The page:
Chey Follett identifies as non-binary and two-spirit. Two-spirit means that one person’s body holds both male and female identities, a concept that has long been held by some Native American communities. While many people know from a very young age that they are either male or female, that is not true for everyone. Some people, like Chey, know they don’t fit into either male or female exclusively and use a term like non-binary or two-spirit to describe their gender. For pronouns, Chey uses masculine (he/him) pronouns and the singular ‘they’ (they/them) interchangeably. Chey understands that non-binary people are often confronted with discrimination because of who they are: For example, he points to an instance at his former workplace in Dallas when superiors scrutinized his choice of attire: he wanted to opt for the ‘male’ uniform with a dress tie, as it most closely aligned with his sense of self.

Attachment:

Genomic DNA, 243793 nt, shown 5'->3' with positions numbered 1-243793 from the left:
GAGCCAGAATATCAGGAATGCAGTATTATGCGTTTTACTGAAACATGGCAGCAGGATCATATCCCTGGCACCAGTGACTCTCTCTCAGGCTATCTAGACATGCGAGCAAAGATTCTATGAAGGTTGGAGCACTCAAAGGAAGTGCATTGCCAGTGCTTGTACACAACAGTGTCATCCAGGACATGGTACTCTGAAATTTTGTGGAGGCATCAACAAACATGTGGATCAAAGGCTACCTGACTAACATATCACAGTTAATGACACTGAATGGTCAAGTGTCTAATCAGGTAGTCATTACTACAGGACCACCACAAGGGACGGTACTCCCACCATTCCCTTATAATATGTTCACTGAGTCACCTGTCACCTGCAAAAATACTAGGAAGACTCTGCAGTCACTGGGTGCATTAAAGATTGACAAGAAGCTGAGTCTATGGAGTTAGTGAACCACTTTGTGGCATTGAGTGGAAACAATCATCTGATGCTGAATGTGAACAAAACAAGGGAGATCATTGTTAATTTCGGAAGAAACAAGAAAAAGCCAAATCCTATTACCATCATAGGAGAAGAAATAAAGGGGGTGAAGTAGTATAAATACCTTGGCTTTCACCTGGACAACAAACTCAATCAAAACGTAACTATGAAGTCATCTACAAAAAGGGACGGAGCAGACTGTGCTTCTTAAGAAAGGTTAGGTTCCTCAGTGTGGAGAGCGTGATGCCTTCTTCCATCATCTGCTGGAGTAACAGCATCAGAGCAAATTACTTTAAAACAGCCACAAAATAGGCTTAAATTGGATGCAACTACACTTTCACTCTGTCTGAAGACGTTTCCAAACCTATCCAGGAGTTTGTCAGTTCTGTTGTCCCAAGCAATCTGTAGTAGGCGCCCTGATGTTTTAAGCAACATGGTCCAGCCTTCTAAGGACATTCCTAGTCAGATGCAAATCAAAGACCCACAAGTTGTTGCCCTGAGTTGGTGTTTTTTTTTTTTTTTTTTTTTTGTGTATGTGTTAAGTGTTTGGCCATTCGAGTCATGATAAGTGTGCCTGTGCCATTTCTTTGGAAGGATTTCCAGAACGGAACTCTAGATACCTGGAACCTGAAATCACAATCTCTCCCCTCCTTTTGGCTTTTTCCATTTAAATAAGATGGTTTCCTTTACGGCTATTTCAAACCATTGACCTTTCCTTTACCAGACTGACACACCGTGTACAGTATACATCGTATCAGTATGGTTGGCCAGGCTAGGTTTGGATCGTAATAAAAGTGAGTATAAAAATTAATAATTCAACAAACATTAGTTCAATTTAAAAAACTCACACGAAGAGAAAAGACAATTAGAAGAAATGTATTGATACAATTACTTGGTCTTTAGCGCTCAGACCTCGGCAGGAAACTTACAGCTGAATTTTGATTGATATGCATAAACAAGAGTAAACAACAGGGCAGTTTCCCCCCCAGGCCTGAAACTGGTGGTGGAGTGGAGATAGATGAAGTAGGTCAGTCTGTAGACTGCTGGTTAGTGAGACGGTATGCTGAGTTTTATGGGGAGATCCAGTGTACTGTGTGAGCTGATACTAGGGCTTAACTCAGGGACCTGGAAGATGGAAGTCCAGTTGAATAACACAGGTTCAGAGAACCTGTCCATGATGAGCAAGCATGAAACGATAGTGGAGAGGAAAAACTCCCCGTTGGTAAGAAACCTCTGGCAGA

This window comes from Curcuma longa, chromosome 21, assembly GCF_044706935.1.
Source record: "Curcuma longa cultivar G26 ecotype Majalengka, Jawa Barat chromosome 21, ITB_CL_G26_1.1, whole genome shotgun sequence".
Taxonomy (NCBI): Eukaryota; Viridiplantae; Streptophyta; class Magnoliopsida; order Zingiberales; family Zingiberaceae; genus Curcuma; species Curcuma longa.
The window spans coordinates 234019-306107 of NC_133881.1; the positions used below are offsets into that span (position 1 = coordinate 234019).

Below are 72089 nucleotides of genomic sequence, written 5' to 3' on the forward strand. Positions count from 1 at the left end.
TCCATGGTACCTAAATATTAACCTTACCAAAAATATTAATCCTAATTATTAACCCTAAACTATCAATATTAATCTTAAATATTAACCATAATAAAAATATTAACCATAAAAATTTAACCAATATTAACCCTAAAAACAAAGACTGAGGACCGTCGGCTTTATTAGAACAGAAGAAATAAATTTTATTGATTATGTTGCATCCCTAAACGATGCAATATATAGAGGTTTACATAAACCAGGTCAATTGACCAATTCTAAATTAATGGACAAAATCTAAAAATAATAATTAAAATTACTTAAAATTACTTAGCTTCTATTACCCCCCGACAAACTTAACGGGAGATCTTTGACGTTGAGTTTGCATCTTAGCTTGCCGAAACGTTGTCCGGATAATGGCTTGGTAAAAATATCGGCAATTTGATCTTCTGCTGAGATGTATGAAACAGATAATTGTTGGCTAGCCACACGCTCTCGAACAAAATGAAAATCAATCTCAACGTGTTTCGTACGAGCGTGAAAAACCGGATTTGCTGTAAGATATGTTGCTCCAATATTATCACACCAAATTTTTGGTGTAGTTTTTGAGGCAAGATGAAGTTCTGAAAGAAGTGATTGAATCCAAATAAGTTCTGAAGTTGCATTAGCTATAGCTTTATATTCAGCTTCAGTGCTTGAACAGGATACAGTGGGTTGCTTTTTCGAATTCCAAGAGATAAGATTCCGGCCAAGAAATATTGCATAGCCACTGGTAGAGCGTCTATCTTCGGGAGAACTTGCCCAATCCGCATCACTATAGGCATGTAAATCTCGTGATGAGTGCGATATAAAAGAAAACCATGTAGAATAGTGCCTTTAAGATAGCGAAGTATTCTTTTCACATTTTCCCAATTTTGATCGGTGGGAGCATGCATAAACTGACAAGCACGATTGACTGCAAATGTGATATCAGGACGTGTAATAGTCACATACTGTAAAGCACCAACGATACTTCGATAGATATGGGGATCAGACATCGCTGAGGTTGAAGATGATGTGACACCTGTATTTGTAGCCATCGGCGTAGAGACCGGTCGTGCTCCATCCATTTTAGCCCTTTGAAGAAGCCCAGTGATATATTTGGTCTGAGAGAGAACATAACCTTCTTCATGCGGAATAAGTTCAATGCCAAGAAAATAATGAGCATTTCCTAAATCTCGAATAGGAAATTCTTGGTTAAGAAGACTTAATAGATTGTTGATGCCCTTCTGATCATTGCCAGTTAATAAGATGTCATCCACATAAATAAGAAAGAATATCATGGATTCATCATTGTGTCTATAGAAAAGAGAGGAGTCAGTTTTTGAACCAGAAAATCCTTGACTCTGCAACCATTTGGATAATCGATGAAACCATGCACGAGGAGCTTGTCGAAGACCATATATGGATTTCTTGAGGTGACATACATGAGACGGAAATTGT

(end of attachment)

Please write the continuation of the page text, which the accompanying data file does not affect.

Chey hopes a greater awareness of trans- and non-binary gender identities will create workplaces where everyone can feel comfortable. But they also encourage trans people to draw from confidence within and embrace their true identity to change the narrative and set a positive example for others. They said, “We have to tell [transgender and non-binary people], ‘No, wait. You can be successful. You have to create that for yourself. You need to show [cisgender, or non-transgender, people] that you’re equally successful, smart, and capable as they are.’”